KUALA LUMPUR, August 3 – Globally, only half (52 per cent) of children living with HIV are on life-saving treatment, far behind adults where three quarters (76 per cent) are receiving antiretrovirals, according to data that has just been released in the UNAIDS Global AIDS Update 2022.
Concerned by the stalling of progress for children, and the widening gap between children and adults, the Joint United Nations Programme on HIV/AIDS (UNAIDS), the United Nation Children’s Fund Unicef, the World Health Organization (WHO), and their partners have joined together in a global alliance to ensure that no child living with HIV is denied treatment by the end of the decade, and to prevent new infant HIV infections.
The new Global Alliance for Ending AIDS in Children by 2030 was announced by leading figures at the International AIDS Conference taking place in Montreal, Canada.
In addition to the United Nations agencies, the alliance includes civil society movements, including the Global Network of People living with HIV, national governments in the most affected countries, and international partners, including The United States President’s Emergency Plan For AIDS Relief (PEPFAR) and the Global Fund.
Twelve countries have joined the alliance in the first phase: Angola, Cameroon, Côte d’Ivoire, the Democratic Republic of the Congo (DRC), Kenya, Mozambique, Nigeria, South Africa, Tanzania, Uganda, Zambia, and Zimbabwe.
Consultations by the alliance have identified four pillars for collective action:
- Closing the treatment gap for pregnant and breastfeeding adolescent girls and women living with HIV and optimising continuity of treatment.
- Preventing and detecting new HIV infections among pregnant and breastfeeding adolescent girls and women.
- Accessible testing, optimised treatment, and comprehensive care for infants, children, and adolescents exposed to and living with HIV.
- Addressing rights, gender equality, and the social and structural barriers that hinder access to services.
Addressing the International AIDS Conference, Limpho Nteko from Lesotho shared how she had discovered she was HIV positive at age 21 while pregnant with her first child.
This led her on a journey where she now works for the pioneering women-led mothers2mothers programme. Enabling community leadership, she highlighted, is key to an effective response.
“We must all sprint together to end AIDS in children by 2030. To succeed, we need a healthy, informed generation of young people who feel free to talk about HIV, and to get the services and support they need to protect themselves and their children from HIV,” said Nteko.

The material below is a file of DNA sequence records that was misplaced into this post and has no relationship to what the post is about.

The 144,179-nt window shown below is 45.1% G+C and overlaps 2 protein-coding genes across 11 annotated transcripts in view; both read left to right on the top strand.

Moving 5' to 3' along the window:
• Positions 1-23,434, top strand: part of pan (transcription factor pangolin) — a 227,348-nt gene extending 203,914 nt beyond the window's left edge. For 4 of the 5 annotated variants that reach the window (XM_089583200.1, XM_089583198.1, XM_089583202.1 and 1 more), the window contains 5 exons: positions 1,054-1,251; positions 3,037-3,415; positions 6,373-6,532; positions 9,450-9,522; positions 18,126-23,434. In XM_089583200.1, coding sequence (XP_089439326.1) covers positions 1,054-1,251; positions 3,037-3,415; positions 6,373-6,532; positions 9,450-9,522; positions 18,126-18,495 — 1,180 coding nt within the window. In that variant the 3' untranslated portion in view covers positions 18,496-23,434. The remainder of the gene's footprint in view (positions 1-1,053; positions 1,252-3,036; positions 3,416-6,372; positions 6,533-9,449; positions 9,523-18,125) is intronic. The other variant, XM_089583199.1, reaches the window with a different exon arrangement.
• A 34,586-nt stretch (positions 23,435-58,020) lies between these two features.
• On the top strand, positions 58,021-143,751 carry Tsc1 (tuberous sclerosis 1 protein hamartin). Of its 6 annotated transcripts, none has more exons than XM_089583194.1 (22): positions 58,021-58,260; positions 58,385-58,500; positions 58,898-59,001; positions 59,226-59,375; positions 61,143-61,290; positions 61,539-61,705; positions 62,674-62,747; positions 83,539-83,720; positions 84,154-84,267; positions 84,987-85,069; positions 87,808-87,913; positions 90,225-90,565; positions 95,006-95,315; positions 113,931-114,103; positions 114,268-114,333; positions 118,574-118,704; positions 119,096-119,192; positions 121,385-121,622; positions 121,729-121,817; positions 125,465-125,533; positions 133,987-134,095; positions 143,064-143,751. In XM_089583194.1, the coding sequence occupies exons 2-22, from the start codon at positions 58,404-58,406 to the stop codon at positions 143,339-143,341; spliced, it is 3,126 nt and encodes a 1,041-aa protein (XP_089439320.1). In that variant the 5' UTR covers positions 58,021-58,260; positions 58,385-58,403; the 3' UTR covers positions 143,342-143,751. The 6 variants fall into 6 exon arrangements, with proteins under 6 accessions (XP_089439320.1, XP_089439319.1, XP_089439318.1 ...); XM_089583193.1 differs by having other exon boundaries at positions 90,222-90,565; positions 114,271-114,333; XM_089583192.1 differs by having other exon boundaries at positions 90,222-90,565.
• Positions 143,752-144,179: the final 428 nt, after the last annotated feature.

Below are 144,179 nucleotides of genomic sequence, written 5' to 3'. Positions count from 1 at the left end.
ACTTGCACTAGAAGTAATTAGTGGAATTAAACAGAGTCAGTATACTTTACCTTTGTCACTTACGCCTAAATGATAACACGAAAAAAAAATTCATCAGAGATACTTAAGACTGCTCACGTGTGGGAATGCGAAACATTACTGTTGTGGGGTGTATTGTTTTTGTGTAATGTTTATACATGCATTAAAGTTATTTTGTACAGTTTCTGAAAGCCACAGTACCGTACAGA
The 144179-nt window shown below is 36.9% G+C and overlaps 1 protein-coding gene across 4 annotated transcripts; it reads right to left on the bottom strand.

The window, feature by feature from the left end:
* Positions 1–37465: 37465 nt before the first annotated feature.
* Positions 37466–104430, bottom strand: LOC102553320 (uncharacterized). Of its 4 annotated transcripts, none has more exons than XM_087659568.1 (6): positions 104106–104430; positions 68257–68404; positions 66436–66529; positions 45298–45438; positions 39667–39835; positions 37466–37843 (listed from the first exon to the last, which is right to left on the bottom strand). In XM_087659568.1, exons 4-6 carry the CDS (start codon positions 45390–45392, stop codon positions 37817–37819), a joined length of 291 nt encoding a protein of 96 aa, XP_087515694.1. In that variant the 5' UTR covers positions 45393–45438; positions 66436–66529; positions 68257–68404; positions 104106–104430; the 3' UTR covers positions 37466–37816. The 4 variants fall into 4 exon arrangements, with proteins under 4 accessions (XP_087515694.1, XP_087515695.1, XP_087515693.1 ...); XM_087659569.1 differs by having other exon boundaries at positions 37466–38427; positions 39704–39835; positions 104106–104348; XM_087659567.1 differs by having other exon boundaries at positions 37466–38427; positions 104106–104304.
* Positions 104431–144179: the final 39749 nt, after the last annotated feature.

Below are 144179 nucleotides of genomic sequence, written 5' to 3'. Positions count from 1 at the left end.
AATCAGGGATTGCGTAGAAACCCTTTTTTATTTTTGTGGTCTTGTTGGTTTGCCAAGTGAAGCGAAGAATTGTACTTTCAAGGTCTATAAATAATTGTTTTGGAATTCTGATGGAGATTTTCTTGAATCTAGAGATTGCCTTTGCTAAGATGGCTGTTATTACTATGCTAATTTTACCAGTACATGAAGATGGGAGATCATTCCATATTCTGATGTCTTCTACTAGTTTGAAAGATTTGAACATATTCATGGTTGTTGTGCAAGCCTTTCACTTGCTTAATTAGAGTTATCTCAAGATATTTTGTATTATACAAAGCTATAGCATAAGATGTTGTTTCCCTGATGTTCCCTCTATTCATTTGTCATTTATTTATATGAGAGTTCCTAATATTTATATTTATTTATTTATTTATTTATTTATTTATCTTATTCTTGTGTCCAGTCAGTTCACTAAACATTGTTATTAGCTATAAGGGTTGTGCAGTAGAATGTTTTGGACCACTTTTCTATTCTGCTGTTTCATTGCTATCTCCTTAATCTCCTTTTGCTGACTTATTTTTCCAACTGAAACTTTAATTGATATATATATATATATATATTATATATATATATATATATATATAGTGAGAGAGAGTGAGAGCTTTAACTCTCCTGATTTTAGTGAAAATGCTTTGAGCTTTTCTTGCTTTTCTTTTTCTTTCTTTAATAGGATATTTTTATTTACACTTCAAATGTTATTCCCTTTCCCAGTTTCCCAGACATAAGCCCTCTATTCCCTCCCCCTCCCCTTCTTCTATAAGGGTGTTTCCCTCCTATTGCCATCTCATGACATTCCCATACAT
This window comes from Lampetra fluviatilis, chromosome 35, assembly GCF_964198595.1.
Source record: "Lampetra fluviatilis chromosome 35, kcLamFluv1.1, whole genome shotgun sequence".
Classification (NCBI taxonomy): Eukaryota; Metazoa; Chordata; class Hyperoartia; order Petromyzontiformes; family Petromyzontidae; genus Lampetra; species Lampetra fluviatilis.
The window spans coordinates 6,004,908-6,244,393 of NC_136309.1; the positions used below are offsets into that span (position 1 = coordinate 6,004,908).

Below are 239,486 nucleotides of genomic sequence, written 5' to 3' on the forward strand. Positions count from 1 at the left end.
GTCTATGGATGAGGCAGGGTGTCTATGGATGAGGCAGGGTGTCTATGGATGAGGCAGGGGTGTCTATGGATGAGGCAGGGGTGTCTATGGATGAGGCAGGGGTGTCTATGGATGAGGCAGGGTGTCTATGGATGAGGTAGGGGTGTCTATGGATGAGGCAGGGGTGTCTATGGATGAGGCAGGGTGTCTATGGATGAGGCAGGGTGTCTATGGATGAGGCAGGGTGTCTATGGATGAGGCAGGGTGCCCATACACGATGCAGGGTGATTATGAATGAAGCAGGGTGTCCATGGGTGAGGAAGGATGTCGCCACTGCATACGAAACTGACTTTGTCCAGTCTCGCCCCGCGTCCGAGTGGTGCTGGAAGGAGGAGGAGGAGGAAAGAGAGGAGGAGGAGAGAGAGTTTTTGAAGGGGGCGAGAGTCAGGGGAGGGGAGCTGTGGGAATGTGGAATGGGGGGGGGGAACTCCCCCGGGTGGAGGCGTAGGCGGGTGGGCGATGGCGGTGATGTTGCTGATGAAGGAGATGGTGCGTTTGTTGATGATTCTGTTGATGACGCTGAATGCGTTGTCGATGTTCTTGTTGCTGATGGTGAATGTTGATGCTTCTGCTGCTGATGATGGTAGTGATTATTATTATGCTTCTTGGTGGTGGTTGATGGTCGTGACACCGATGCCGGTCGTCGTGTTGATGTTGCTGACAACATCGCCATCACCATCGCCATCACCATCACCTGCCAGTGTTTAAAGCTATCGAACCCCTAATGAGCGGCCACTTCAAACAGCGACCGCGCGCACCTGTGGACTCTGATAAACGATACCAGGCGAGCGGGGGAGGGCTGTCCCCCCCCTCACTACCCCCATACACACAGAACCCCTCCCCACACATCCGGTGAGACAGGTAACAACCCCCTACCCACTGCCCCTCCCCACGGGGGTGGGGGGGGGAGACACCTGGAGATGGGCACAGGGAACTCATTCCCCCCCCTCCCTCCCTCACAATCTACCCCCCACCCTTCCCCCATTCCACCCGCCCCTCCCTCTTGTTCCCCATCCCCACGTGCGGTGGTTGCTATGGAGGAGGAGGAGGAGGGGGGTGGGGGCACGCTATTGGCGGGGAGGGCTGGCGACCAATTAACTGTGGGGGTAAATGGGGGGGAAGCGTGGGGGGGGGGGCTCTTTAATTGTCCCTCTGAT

“mothers2mothers has achieved virtual elimination of mother-to-child transmission of HIV for our enrolled clients for eight consecutive years—showing what is possible when we let women and communities create solutions tailored to their realities.”
The alliance will run for the next eight years until 2030, aiming to fix one of the most glaring disparities in the AIDS response. Alliance members are united in the assessment that the challenge is surmountable through partnership.
“The wide gap in treatment coverage between children and adults is an outrage,” said UNAIDS executive director Winnie Byanyima.
“Through this alliance, we will channel that outrage into action. By bringing together new improved medicines, new political commitment, and the determined activism of communities, we can be the generation who end AIDS in children. We can win this — but we can only win together.”
“Despite progress to reduce vertical transmission, increase testing and treatment, and expand access to information, children around the world are still far less likely than adults to have access to HIV prevention, care, and treatment services,” said Unicef Executive Director Catherine Russell.
“The launch of the Global Alliance to End AIDS in Children is an important step forward and Unicef is committed to working alongside all of our partners to achieve an AIDS-free future.”
“No child should be born with or grow up with HIV, and no child with HIV should go without treatment. The fact that only half of children with HIV receive antiretrovirals is a scandal, and a stain on our collective conscience,” said Dr Tedros Adhanom Gheberyesus, WHO director-general.
“The Global Alliance to End AIDS in Children is an opportunity to renew our commitment to children and their families to unite, to speak and to act with purpose and in solidarity with all mothers, children and adolescents.”
Dr. Osagie Ehanire, the Nigerian health minsiter, pledged to “change the lives of children left behind” by putting in place the systems needed to ensure that health services meet the needs of children living with HIV.